Resident work hours, supervision face new round of restrictions

An ACGME proposal calls for placing new work-hour limits on first-year residents and increasing levels of oversight.

By — Posted July 5, 2010

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In 2003, resident workweeks were limited to 80 hours to improve patient safety and end the 120-hour workweeks common during training.

Seven years later, the Accreditation Council for Graduate Medical Education has proposed more changes that call for increased supervision of physicians-in-training, tighter limits on moonlighting and reduced work hours for first-year residents.

The goal is to reduce medical errors, ensure patient safety and improve quality of care, said Thomas Nasca, MD, ACGME chief executive officer.

"We realize that patient safety is about more than resident duty hours," Dr. Nasca said. "These standards were written specifically to place the patient at the center, not the resident."

If approved, the revisions, published online June 23 in the New England Journal of Medicine, would take effect in July 2011. The workweek maximum would remain at 80 hours.

Many of the changes -- such as new workload limits, greater supervision requirements and on-call duty restrictions -- were influenced by a December 2008 Institute of Medicine report. But other IOM recommendations were not embraced.

For example, the IOM called for reducing the maximum work shift from 24 to 16 hours. But the ACGME is seeking to limit only first-year residents to 16 hours, while maintaining 24-hour maximum shifts for other residents.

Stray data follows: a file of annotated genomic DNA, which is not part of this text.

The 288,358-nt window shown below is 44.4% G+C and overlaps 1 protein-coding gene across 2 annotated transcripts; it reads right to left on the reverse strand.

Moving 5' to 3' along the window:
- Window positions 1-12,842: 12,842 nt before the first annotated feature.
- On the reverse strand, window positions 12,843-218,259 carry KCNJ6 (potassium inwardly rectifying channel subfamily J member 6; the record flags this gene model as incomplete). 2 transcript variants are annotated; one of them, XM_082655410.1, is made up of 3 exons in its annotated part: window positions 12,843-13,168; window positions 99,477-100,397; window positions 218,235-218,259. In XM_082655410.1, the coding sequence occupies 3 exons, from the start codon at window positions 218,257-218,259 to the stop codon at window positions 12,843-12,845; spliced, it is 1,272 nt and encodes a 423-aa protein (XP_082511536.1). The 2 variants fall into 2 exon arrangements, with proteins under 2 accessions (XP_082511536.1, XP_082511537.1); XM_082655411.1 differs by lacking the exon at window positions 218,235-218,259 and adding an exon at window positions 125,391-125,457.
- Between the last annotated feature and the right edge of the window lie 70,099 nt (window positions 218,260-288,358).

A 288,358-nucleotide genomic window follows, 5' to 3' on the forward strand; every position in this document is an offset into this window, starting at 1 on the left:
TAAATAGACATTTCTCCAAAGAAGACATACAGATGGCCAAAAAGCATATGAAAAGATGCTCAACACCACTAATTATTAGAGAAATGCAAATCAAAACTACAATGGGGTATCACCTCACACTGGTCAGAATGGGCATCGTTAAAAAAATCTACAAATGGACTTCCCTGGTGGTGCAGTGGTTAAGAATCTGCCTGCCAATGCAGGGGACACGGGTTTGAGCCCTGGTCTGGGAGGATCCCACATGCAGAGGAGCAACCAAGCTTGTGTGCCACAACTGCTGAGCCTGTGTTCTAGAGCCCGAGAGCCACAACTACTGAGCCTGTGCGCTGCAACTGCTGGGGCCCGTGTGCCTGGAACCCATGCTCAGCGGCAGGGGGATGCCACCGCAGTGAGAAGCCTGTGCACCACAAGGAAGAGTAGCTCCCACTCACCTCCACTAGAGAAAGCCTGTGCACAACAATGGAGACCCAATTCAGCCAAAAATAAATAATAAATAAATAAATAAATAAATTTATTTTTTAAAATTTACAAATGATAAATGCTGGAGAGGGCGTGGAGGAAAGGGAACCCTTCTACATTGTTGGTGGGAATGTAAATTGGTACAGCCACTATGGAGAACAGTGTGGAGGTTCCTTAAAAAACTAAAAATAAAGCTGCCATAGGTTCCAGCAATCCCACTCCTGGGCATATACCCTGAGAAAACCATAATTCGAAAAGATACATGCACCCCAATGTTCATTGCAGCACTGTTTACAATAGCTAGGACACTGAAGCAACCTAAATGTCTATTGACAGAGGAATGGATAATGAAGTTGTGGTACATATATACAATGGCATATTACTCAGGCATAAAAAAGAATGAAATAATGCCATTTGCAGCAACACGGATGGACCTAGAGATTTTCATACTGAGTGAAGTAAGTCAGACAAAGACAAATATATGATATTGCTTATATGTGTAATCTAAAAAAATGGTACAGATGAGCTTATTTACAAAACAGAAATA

Organizations such as the American Medical Association and the Assn. of American Medical Colleges say the proposed revisions include needed updates to help prevent medical errors by fatigued residents. The AMA supports an 80-hour workweek, as well as flexibility for residents in different specialties.

"The American Medical Association commends the [ACGME] for its thoughtful work toward ensuring excellent resident education, improving patient safety and quality, and balancing the many views on resident duty-hour standards," AMA Board of Trustees Chair Ardis Dee Hoven, MD, said in a statement.

But one longtime observer is skeptical.

"The improvements in the new ACGME guidelines are largely swamped by the failure to cover the majority of medical residents with the protection of not having to work more than 16 hours continuously," according to a statement by Sidney Wolfe, MD, director of the Health Research Group at Public Citizen, a consumer advocacy organization.

Limiting resident duties

First-year residents are the focus of several proposed changes. For example, they would be prohibited from moonlighting or being on in-hospital call.